Susan Burton 26/09/14 Unit 517 Outcome 1 Understand the theory and principles that underpin person centred practice MY AIM: To ensure that older people are treated as Individuals and they receive appropriate and timely packages of care which meet their needs as Individuals, regardless of health and social services boundaries. THE STANDARD: NHS and Social Care Services treat older people as Individuals and enable them to make choices about their own care. Time is achieved through the single assessment process, integrated commissioning arrangements and Integrated provision of services, including community equipment and continence services. As the Manager of a large residential establishment, it is my responsibility to put the resident at the centre of our care practice. This is not always easy to achieve. The National Minimum Standards of the Care Standards Act 2000 has been published by the Secretary of state and provides some help and guidance. The Standards apply to all organisations that provide care services and accommodation. Choice of home / Concerns, complaints and protection /Lifestyle / Individual needs and choices / Personal and healthcare support / Environment / Staffing / Conduct and management of the home As the Manager, I need to adhere to the directives given for each category. The CSSIW will make a judgement as to how I follow each category as they inspect our service provision. The recommendations in two Government White Paper, ‘Modernising Social Services (1998) and ‘Valuing People (2001) encourage service providers and contractors to ensure the resident is at the heart of everything they do. The care value base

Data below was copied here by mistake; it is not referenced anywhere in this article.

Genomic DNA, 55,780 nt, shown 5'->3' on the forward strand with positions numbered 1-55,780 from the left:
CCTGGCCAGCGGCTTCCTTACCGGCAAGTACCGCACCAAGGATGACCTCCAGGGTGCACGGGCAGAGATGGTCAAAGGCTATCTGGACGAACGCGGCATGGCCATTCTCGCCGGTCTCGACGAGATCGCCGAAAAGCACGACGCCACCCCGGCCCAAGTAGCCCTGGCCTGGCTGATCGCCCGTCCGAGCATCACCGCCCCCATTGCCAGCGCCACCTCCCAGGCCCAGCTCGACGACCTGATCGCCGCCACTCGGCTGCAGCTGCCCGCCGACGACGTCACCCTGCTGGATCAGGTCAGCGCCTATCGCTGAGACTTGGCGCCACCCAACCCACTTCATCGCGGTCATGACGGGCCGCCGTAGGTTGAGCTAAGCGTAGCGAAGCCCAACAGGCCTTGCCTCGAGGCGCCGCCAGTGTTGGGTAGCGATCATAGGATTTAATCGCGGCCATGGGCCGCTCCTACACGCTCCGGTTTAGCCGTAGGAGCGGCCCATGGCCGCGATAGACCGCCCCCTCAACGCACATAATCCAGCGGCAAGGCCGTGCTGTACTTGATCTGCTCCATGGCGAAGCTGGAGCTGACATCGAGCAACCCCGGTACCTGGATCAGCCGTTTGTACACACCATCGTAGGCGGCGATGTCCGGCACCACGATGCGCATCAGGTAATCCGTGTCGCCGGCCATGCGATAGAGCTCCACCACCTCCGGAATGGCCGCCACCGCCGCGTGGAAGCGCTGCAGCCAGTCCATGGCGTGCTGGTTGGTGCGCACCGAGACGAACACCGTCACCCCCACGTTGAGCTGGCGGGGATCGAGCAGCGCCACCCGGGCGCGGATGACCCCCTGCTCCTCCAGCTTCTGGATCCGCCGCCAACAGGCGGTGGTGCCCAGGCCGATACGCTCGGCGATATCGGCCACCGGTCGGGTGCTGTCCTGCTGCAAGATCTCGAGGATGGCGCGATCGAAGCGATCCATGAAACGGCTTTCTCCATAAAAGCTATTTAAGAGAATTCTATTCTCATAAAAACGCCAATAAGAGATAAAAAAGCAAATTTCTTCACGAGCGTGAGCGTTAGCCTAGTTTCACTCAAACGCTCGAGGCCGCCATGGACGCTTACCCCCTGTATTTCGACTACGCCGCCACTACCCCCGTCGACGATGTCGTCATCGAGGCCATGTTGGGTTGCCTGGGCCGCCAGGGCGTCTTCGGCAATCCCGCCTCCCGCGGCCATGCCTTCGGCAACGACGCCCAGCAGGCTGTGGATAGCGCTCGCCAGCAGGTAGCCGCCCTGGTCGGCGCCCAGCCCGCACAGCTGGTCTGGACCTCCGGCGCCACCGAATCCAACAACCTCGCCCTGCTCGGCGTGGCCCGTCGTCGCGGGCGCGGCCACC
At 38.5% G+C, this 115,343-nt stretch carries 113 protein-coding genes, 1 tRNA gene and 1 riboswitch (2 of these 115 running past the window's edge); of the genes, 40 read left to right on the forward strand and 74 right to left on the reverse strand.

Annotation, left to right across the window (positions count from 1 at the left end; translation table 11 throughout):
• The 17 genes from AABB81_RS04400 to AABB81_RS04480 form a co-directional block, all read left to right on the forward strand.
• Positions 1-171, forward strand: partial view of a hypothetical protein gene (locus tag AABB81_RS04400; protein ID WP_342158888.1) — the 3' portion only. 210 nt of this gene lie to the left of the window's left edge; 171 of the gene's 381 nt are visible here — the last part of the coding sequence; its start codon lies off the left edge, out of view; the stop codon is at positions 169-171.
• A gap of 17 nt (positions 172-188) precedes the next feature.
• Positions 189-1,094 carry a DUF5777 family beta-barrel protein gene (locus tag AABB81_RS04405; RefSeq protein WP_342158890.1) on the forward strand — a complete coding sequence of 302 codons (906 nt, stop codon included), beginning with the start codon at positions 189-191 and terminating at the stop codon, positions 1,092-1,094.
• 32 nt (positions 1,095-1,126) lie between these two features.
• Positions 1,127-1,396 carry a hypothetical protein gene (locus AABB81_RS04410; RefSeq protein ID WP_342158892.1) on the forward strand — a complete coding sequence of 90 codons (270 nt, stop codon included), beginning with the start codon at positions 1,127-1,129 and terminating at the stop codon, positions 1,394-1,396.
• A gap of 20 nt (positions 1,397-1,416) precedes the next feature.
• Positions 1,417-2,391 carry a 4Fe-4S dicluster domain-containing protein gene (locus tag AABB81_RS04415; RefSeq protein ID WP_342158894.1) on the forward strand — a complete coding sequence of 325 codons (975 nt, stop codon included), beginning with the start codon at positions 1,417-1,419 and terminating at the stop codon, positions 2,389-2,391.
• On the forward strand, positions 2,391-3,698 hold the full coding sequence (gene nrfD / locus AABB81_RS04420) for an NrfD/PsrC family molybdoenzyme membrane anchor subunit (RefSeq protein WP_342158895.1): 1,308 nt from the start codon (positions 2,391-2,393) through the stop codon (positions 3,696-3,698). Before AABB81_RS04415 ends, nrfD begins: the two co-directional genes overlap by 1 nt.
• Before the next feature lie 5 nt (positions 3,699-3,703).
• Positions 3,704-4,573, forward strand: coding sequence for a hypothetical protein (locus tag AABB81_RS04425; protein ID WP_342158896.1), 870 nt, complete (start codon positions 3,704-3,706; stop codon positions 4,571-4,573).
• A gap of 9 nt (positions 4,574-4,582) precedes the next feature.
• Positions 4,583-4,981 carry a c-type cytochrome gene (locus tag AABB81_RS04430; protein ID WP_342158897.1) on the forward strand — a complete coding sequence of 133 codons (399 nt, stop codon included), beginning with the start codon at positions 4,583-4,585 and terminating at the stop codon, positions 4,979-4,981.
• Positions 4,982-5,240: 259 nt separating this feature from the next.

All care services, in order to promote the best possible out for those being cared for; I must ensure that the resident is at the centre of the service provision. It is important that the basic human values are protected and promoted right from the start. Everyone has these needs; the resident sometimes needs a little support or encouragement to retain these values. I have found another piece of legislation which has had a great impact on the provision of care services is ‘The Human Rights Act (1998.) This is a significant piece of legislation which contains 16 rights which all human beings are able to address in UK courts if they have been infringed. In a group living situation, the rights of one individual can occasionally infringe on the rights of another. Every person has the same rights and it must not be denied. I now understand that it can sometimes be a very fine balancing act to ensure all rights are maintained. One of the best tools I have to ensure choice and protection of basic human rights, are the individual care plans for each resident. These are in effect a contract between the resident who is receiving the care service, and me the person providing it. It enables discussion and compromise. For example; I have found it may be the choice of one resident to sit in the communal lounge wearing only night clothes, whereas that person may feel at ease and comfortable, in the eyes of others, they may be improperly dressed. I make sure all views are considered and a compromise reached. Perhaps it could be acceptable that night clothing could be worn an hour or so before bed, but I would make sure this was the choice of the resident, and not done by staff in order to save them time. I understand finding solutions to issues like this and agreeing a compromise is a daily part of my job role. I understand that care plans are required to be able to inform carers in detail about specific and individual needs. Each resident is given a contract of tenancy which gives details of the service we provide, what they can expect from me and what I may expect from them. In order for myself to achieve full involvement of the...
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